In the recent case of Global Corporate Ltd v Hale , the Court of Appeal was asked to assess whether sums, described as “interim dividends”, paid to Mr. Hale (the “Respondent”) in his capacity as both a director and shareholder of Powerstation UK Limited (the “Company”), had been made in accordance with section 830 of the Companies Act 2006 (the “Act”) prior to the Company’s insolvency.
In doing so, the Court of Appeal’s Judgment has provided welcome clarity regarding the regulation of dividend payments to shareholders, and is therefore of interest both to companies seeking to declare dividend payments and insolvency practitioners who are considering whether to challenge the validity of such payments made prior to a company’s insolvency.
The Respondent had been one of two shareholders in, and directors of, the Company. He was paid a small salary each month to cover national insurance contributions, which was supplemented with a separate dividend payment. At the end of each financial year, if there were insufficient distributable profits from which dividends could be declared in accordance with section 830 of the Act, the Company’s accountants would re-characterise the payments to form part of the Respondent’s salary and additional tax would be paid to HMRC. On that basis, each such payment was recorded as an “interim dividend” in a “dividend tax voucher” prepared by the Company’s accountants for HMRC.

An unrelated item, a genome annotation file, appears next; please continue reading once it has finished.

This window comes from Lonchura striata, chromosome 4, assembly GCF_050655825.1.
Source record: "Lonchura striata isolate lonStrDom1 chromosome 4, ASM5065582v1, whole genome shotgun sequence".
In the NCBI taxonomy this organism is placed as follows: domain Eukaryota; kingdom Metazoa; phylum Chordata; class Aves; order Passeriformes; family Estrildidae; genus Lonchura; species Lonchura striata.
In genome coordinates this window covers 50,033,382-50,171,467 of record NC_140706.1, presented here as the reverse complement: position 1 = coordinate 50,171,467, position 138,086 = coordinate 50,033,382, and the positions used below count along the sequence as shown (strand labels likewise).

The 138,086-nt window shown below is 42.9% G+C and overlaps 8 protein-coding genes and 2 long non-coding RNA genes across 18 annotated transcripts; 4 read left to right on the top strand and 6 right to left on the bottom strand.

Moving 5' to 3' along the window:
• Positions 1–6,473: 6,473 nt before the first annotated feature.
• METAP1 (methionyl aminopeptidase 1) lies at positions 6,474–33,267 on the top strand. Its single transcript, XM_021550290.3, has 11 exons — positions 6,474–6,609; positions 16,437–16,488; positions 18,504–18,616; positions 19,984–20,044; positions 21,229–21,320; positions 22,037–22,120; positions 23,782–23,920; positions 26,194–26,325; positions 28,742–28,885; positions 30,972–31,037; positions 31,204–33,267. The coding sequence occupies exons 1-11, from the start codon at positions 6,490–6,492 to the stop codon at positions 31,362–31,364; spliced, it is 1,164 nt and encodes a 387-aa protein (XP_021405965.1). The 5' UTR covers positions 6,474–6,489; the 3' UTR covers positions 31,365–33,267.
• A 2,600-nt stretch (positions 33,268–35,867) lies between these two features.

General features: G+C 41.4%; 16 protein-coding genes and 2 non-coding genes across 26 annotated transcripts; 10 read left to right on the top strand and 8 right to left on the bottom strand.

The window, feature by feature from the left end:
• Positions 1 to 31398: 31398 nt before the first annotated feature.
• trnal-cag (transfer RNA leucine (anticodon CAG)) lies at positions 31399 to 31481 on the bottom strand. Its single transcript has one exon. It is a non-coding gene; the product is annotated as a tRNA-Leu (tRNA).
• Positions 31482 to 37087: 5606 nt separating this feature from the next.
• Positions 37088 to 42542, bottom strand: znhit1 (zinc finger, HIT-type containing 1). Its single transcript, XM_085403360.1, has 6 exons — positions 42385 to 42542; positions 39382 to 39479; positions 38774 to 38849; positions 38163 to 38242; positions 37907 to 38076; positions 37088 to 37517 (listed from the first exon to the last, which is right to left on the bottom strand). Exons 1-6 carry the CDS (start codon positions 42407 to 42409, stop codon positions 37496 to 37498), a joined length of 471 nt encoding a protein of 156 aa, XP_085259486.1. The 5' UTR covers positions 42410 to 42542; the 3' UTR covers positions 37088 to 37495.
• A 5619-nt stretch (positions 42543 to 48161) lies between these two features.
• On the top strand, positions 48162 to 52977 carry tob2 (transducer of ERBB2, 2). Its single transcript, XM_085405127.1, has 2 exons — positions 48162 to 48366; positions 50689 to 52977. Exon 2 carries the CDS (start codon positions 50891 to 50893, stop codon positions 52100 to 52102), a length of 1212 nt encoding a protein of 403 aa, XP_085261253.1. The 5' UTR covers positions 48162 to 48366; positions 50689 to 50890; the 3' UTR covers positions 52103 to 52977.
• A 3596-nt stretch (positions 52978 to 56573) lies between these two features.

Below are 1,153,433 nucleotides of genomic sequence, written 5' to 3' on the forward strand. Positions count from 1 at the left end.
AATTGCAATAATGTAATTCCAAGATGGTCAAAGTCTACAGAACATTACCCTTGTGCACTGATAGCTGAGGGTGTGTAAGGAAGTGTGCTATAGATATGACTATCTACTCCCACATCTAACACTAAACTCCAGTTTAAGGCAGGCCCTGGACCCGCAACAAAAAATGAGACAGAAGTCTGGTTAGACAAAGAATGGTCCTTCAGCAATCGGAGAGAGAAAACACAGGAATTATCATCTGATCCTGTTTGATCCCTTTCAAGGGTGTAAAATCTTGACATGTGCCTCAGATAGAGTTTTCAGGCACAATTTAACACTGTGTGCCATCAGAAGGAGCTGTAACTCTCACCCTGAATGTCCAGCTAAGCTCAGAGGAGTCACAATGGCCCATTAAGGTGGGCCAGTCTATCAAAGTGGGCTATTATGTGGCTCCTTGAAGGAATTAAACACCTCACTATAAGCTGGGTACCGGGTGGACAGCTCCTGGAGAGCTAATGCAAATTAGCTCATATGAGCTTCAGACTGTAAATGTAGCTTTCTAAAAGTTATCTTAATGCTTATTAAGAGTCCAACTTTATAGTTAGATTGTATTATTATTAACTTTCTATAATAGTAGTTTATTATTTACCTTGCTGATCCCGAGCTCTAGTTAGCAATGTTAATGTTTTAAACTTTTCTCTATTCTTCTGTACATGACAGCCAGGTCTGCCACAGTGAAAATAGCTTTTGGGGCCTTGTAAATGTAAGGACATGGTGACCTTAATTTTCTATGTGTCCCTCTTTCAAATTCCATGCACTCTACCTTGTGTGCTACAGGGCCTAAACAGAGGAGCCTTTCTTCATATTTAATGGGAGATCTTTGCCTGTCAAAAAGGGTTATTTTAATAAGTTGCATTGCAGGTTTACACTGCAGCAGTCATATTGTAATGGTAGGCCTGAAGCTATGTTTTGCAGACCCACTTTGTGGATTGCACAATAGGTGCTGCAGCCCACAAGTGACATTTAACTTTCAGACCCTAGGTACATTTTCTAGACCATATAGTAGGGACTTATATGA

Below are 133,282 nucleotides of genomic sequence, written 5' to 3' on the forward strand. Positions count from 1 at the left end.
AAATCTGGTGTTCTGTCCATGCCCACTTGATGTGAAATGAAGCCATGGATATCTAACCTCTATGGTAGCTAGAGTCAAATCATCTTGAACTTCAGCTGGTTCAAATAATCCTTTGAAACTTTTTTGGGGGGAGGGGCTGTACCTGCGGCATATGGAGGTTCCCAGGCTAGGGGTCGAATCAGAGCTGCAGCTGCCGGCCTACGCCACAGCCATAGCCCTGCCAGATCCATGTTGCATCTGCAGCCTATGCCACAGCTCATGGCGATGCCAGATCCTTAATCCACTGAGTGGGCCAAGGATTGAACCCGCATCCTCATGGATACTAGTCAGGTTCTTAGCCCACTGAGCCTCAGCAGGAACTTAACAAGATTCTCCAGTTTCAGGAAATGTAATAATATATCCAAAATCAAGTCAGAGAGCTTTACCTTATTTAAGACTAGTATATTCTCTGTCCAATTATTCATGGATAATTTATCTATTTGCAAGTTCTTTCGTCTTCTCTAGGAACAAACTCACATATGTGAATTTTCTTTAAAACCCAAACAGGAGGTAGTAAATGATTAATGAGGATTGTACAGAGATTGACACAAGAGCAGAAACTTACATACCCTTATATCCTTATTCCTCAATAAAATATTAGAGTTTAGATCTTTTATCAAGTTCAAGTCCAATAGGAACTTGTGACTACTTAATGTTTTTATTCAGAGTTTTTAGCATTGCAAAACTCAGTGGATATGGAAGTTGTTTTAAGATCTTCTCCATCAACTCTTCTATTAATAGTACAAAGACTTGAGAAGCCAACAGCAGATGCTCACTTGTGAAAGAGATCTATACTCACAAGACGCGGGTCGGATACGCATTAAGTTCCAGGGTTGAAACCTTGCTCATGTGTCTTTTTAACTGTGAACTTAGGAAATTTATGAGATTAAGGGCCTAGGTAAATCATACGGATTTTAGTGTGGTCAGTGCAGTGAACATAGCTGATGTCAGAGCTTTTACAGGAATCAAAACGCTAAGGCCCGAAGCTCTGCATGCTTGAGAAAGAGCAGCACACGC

Following the liquidation of the Company in November 2015, the liquidators considered that the Company had insufficient distributable reserves from which the dividends could be made and, thus, claimed
that they were in breach of section 830 of the Act. After the Respondent refused to repay these sums, the liquidators of the company assigned their rights to the claim to Global Corporate Limited (the “Appellant”), who duly made a claim seeking a declaration that the sums were recoverable as unlawfully paid dividends. The Appellant also claimed that the payments amounted to a transaction at an undervalue and/or a preference, and that payments were as a result of misfeasance by the Respondent.
The High Court held that:
a) the payments did not constitute dividends, primarily because the accounting practice described above (whereby a decision was taken retrospectively at the end of each financial year as to whether the payments should be categorised as dividends or form part of the Respondent’s salary) meant that the payments were not finalised at the time they were made. As such, given that a decision was not made as to whether dividends should be paid until the end of each financial year, the payments were not dividends and fell outside the scope of section 830 of the Act; and
b) the misfeasance claim was dismissed because, even if the Respondent had an obligation to repay the money, he had an equal claim as quantum meruit (i.e. the “amount he deserves” under law) for the services he has provided to the Company. Put another way, if the Respondent had not provided these services, someone else would have been required to have been employed and paid to carry out this work. On this basis, the judge held that the Company would have been unjustly enriched if the Respondent had not been paid the additional sums each month in addition to his nominal salary and that this level of remuneration was not excessive in the circumstances.
The Court of Appeal’s analysis